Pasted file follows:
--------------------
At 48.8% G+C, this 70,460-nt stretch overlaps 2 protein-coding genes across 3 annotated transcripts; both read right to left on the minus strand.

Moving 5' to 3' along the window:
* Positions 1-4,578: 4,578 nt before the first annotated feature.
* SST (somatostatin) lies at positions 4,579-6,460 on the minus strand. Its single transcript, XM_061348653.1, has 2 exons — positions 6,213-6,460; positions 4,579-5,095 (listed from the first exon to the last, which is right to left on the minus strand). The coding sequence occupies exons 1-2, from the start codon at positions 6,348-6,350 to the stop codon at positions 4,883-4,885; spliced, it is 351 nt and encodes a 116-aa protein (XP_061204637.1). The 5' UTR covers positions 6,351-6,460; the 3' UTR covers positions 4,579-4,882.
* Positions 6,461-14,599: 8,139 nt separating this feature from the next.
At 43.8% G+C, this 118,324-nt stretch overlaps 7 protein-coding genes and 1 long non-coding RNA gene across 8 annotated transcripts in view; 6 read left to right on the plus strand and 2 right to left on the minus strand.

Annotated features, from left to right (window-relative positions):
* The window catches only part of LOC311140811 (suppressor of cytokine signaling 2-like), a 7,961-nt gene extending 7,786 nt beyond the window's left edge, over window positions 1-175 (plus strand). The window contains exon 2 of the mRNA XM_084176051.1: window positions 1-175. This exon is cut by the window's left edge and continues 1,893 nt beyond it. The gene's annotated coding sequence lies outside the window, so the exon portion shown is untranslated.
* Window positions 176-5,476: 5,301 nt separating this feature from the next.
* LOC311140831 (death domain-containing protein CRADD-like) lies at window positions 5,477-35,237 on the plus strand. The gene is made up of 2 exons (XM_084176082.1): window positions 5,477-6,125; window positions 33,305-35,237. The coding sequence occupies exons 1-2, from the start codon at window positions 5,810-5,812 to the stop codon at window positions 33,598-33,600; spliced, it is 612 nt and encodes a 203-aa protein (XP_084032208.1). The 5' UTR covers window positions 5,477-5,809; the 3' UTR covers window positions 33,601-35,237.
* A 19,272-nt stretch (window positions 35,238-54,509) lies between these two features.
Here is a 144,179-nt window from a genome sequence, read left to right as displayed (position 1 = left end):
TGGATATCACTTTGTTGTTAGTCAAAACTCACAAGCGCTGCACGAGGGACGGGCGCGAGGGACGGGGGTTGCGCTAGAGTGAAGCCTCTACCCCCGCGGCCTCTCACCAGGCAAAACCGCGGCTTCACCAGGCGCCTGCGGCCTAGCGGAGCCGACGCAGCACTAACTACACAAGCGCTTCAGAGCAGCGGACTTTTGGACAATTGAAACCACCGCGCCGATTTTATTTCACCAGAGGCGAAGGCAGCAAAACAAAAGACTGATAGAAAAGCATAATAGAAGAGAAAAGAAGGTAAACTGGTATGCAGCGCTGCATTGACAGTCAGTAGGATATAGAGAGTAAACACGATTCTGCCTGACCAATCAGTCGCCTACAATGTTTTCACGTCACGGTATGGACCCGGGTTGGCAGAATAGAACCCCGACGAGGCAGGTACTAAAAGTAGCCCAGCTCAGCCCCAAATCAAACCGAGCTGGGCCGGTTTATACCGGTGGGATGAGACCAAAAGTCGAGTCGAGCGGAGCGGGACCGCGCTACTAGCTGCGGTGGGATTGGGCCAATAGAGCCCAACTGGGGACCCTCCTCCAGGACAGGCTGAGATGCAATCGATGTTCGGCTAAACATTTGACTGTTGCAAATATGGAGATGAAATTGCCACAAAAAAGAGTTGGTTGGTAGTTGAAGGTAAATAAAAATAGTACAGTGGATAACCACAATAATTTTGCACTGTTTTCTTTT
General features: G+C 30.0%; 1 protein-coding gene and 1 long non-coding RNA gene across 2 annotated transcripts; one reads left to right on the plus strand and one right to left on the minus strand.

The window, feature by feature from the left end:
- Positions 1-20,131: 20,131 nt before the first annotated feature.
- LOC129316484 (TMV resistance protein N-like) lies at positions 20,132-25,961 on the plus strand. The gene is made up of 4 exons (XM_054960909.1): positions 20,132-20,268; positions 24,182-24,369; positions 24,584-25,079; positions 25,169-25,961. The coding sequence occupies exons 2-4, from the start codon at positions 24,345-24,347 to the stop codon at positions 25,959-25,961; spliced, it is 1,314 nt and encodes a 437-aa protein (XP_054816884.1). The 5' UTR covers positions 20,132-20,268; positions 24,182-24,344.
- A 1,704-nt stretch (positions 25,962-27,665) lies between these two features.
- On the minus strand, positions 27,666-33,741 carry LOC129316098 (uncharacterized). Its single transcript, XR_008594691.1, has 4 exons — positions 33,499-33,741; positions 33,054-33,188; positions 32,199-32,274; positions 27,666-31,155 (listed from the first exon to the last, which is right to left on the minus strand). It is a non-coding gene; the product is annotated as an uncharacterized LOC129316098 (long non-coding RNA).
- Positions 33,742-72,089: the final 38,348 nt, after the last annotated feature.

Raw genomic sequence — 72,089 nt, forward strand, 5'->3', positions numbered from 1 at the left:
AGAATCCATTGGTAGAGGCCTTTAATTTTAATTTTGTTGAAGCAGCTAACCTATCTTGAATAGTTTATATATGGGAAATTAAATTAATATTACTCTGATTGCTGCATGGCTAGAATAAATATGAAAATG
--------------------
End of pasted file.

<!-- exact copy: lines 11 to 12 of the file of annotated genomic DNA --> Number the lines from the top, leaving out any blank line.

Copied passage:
* A 19,272-nt stretch (window positions 35,238-54,509) lies between these two features.
Here is a 144,179-nt window from a genome sequence, read left to right as displayed (position 1 = left end):